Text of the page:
Other and further advantages and embodiments of the present invention will become apparent during the course of the following discussion and by reference to the accompanying drawings.
Referring now to the drawings,
Supercontinuum generation in fibers is well known and has been demonstrated in numerous fiber waveguides. Nonlinear interactions in such fibers are greatly affected by fiber properties such as effective area (Aeff) and waveguide dispersion. Waveguide dispersion governs how quickly a launched pulse will spread in the time domain and, as a result, how quickly the peak power of the pulse will decrease as it propagates along the fiber. In addition, the peak intensity of the pulse will be larger for fibers with a smaller Aeff, and will determine the magnitude of the nonlinear interactions in the waveguide itself. However, as mentioned above, current supercontinua have limitations that are dictated by the dispersion and nonlinearity of the fiber. Various applications currently exist (for example, frequency metrology) that would greatly benefit by broadening the continuum. In particular, broadening the supercontinuum would allow for a smaller length of HNLF to span an octave for a given pump power. Other limitations in the currently available supercontinuum are associated with the shape of the spectrum, the wavelength range, noise figure, etc. Generally speaking, therefore, it would be desirable to find a way to “enhance” the supercontinuum generation in fibers, where the enhancement may take the form of one or more of these desirable characteristics.
Comparing the two curves of
Supercontinuum generation in optical fibers depends on an interplay between nonlinear optical interactions and the linear dispersion of the fiber itself. Control of these dispersive properties has, to date, relied exclusively on the careful design and fabrication of an appropriate fiber waveguide, typically with very low dispersion, and a carefully-chosen zero dispersion wavelength value (in order to maintain a narrow pulse shape and provide appropriate phase matching). Applications operating in the near-infrared regions (approximately 800 nm to 1 micron) typically use a high-Δ microstructured fiber (or tapered fiber) in order to generate the desired supercontinuum (as evident from the Ti:sapphire graph of
In accordance with the present invention, a section of HNLF is post-processed to be inscribed with at least one Bragg grating (using conventional grating-writing processes) to modify the generated radiation by having a core-guided, forward propagating mode reflected back into a core-guided mode. Bragg gratings (also referred to as refractive index gratings) have been used in association with optical waveguides for a number of years. A Bragg grating is a structure that has a periodic pattern of alternating high and low optical refractive index values. Conventionally, such gratings couple a forward-propagating core-guided mode at a predetermined wavelength in a single mode fiber (defined by the grating period) to the back-reflected core mode. Supercontinuum radiation generated by a Bragg grating/HNLF in accordance with the present invention results in the formation of an extended peak in the supercontinuum near the center wavelength of the grating, as well as enhanced light in a narrow band on the long wavelength side of the grating.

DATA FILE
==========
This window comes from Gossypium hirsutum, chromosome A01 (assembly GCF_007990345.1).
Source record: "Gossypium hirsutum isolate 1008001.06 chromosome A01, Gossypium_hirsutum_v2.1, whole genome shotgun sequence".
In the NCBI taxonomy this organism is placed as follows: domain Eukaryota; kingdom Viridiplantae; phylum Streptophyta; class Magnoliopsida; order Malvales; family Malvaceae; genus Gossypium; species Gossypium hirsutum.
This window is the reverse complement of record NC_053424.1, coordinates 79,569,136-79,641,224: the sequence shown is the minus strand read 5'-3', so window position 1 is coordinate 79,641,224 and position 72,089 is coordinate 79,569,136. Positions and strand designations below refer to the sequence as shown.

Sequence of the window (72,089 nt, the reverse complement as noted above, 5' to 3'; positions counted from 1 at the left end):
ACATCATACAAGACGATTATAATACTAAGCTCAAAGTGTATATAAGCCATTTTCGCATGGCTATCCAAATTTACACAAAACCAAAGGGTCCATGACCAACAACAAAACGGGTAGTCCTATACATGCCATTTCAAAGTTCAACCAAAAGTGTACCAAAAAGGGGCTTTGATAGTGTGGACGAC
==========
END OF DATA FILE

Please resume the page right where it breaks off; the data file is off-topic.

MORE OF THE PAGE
Advantageously, well-known processing techniques can be used to form Bragg gratings with any desired grating resonance (for example, the period of the phase grating may be adjusted to change the grating resonance). Indeed, multiple Bragg gratings may be “written” into the same section of fiber (in this case HNLF) so as to form multiple resonant wavelengths. Bragg gratings with multiple resonances can also be fabricated by imposing a sampling function on a given grating structure. In particular, a sampling function (usually a periodic function) is a modulation of the basic grating index modulation and is usually longer in period than the basic grating modulation. The formation of a sampled grating structure results in forming many resonances that are spaced in wavelength by an amount that is inversely proportional to the sampling period.
It is to be noted that spectrum of light being generated by the HNLF can be monitored as the grating is being inscribed into the fiber. In this way, the spectrum may be trimmed, shifted or shaped to an optimum value, with desired noise reduction figures, through incorporating a feedback mechanism into the grating writing process. Moreover, various other well-known Bragg grating “features” may be incorporated into a grating formed in HNLF. That is, an apodized grating, blazed grating, chirped, etc. may easily be formed and the modifications in the grating structure used to enhance various aspects of the generated supercontinuum generation. Moreover, it is to be understood that various other highly-nonlinear waveguiding components, such as a microstructured fiber, may be processed to include the resonant features as discussed above. While the foregoing description represents a preferred embodiment of the present invention, it will be obvious to those skilled in the art that various modifications may be made without departing from the spirit and scope of the invention as pointed out by the following claims.
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|U.S. Classification||385/122, 385/28, 398/81, 385/123, 385/37|
|International Classification||G02F1/35, G02F1/365, H04J14/02, G02B6/00, G02B6/34, G02B6/02|
|Cooperative Classification||G02B6/02242, G02B6/021, G02B6/02028, G02F1/365|
|European Classification||G02B6/02M2F4L, G02B6/02A4, G02B6/02G8B4, G02F1/365|
|Jun 22, 2005||AS||Assignment|
Owner name: FITEL USA CORP., GEORGIA
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Owner name: UNIVERSITY OF ROCHESTER OFFICE OF TECHNOLOGY TRANS
Free format text: ASSIGNMENT OF ASSIGNORS INTEREST;ASSIGNORS:BROWN, THOMAS G.;FEDER, KENNETH;LI, YUFENG;AND OTHERS;REEL/FRAME:016724/0584;SIGNING DATES FROM 20050505 TO 20050513
|Sep 11, 2008||AS||Assignment|
Owner name: FURUKAWA ELECTRIC NORTH AMERICA, INC., GEORGIA